I can now say I've met two members of Fleetwood Mac, too.

Saturday: into church at 9am to set up new USB recorder (for later webcast of sermons) and piano mic (nice AKG phantom-powered condenser mic), and then do sound for wedding at 11am. Out again at 12, via Jon Haire to fail to drop off Mal's bass and my LAG for repairs (he would appear to be on vacation), to pick up [livejournal.com profile] bardling and head for the SWiGGLe.

More musical fun - nice to see loads of folks there. Got to jam with [livejournal.com profile] tattercoats, [livejournal.com profile] vaurien and [livejournal.com profile] callylevy, play old Before The Dawn songs with [livejournal.com profile] demoneyes, hug what's left of [livejournal.com profile] telynor, and generally hang out and chat. Oh, and play folks [livejournal.com profile] micktim and [livejournal.com profile] stevieannie's album.

Home in time to kidnap[livejournal.com profile] bardling for watching of Heroes and Strictly.... and then watch Anne bribe her with pancakes to stay over.

Sunday: Pancakes, off to run sound at church, while Anne took [livejournal.com profile] bardling home and then James to his Nana's. Due to lack of a rehearsal with [livejournal.com profile] nw1, went to PC World to buy large numbers of 1G USB keys (for church to record on to) and 2G ones (for me to build several flavours of bootable rescue images), thence to [livejournal.com profile] bardling's for some practice for our acoustic stuff. Worked up a version of [livejournal.com profile] micktim and [livejournal.com profile] stevieannie's Ernest's Face for guitar and mandocello (and proved I can play the Last Post on mandocello harmonics alone), and also succeeded in finally managing to come up with a... medley doesn't really do it justice - more an intertwingling... of Fairport/Ralph McTell's Hiring Fair and Sting's Fields of Gold which we're really rather smug about.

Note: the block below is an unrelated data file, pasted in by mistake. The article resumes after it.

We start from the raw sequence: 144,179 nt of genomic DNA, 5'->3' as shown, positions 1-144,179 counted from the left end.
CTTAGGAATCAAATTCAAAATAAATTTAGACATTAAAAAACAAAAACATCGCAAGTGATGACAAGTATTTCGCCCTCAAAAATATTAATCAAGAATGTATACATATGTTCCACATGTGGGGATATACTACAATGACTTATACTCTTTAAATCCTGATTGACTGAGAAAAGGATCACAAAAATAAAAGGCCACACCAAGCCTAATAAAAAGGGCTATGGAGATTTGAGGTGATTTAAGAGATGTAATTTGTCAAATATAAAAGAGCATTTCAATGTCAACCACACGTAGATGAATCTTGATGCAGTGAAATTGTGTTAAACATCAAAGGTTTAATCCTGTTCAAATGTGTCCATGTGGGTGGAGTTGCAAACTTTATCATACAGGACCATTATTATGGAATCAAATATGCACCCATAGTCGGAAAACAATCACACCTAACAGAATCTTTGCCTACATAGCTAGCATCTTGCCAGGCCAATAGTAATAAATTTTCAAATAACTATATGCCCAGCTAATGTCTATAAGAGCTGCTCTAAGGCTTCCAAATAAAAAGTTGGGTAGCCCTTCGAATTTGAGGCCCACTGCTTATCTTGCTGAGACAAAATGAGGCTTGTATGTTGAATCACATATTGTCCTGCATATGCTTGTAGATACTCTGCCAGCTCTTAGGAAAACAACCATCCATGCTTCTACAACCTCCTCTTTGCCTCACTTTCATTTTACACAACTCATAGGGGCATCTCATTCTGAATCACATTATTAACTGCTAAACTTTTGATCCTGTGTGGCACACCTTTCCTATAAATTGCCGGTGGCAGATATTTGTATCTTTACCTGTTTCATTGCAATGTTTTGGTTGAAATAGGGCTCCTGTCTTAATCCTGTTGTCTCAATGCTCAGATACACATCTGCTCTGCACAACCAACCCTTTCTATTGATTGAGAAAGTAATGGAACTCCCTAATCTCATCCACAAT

Anne got back around 8, so we kidnapped [livejournal.com profile] bardling again (bad us!) for more Strictly... and Merlin.

And so to bed.
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I went out for a walk from work at lunchtime. There's a very.. London, very English thing that happens on the corner of Shaftesbury Ave and Charing Cross Road just about all day every day - someone is handing out free phonecards for some company or other.

And they're almost never English.

I was reminded of a Radio 5 feature on Polish students doing work on farms in England - someone asked the local unemployed teenagers if they'd do the jobs, and the answer was 'no way'.

I'm not xenophobic, or racist. This song is more me wondering aloud.
And it's bloody hard to remember chunks of lyrics when you're driving! :)

Lyrics behind the cut )
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This one is for [livejournal.com profile] bardling. who asked if I'd thought about writing it after she read the words to the first Dr. Who inspired song I wrote today.

I hadn't.

Then.

More spoilers for 'Journey's End' )
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After I wrote my post on songwriting, I thought I might try and chronicle the creation of a song at some point.

I wasn't expecting Waiting In The Deep quite so soon, but since it's fresh in my mind, I'll see what I can do. Basically, I'm reconstructing this from memory and the crossings out in my Moleskine!

So here goes... ).